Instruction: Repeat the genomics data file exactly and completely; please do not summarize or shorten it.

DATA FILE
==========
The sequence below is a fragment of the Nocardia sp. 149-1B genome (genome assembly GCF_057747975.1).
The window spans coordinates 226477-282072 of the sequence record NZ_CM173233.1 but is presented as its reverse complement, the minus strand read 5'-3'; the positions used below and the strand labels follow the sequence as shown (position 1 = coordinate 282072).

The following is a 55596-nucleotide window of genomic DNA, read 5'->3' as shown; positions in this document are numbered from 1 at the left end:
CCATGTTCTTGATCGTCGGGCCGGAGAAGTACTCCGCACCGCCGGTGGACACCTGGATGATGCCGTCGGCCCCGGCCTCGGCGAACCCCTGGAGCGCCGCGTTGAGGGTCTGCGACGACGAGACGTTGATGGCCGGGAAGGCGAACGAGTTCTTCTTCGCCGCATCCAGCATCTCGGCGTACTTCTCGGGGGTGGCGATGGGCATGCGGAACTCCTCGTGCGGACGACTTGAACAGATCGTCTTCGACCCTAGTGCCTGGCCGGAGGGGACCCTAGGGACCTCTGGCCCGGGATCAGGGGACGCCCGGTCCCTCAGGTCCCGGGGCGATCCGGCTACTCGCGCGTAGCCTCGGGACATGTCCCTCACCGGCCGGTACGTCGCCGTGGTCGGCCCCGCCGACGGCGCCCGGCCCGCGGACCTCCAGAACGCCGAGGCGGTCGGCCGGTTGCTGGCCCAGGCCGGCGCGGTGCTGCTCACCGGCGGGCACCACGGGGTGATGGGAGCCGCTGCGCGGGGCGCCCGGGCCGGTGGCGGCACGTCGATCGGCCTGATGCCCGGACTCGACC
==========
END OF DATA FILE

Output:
The sequence below is a fragment of the Nocardia sp. 149-1B genome (genome assembly GCF_057747975.1).
The window spans coordinates 226477-282072 of the sequence record NZ_CM173233.1 but is presented as its reverse complement, the minus strand read 5'-3'; the positions used below and the strand labels follow the sequence as shown (position 1 = coordinate 282072).

The following is a 55596-nucleotide window of genomic DNA, read 5'->3' as shown; positions in this document are numbered from 1 at the left end:
CCATGTTCTTGATCGTCGGGCCGGAGAAGTACTCCGCACCGCCGGTGGACACCTGGATGATGCCGTCGGCCCCGGCCTCGGCGAACCCCTGGAGCGCCGCGTTGAGGGTCTGCGACGACGAGACGTTGATGGCCGGGAAGGCGAACGAGTTCTTCTTCGCCGCATCCAGCATCTCGGCGTACTTCTCGGGGGTGGCGATGGGCATGCGGAACTCCTCGTGCGGACGACTTGAACAGATCGTCTTCGACCCTAGTGCCTGGCCGGAGGGGACCCTAGGGACCTCTGGCCCGGGATCAGGGGACGCCCGGTCCCTCAGGTCCCGGGGCGATCCGGCTACTCGCGCGTAGCCTCGGGACATGTCCCTCACCGGCCGGTACGTCGCCGTGGTCGGCCCCGCCGACGGCGCCCGGCCCGCGGACCTCCAGAACGCCGAGGCGGTCGGCCGGTTGCTGGCCCAGGCCGGCGCGGTGCTGCTCACCGGCGGGCACCACGGGGTGATGGGAGCCGCTGCGCGGGGCGCCCGGGCCGGTGGCGGCACGTCGATCGGCCTGATGCCCGGACTCGACC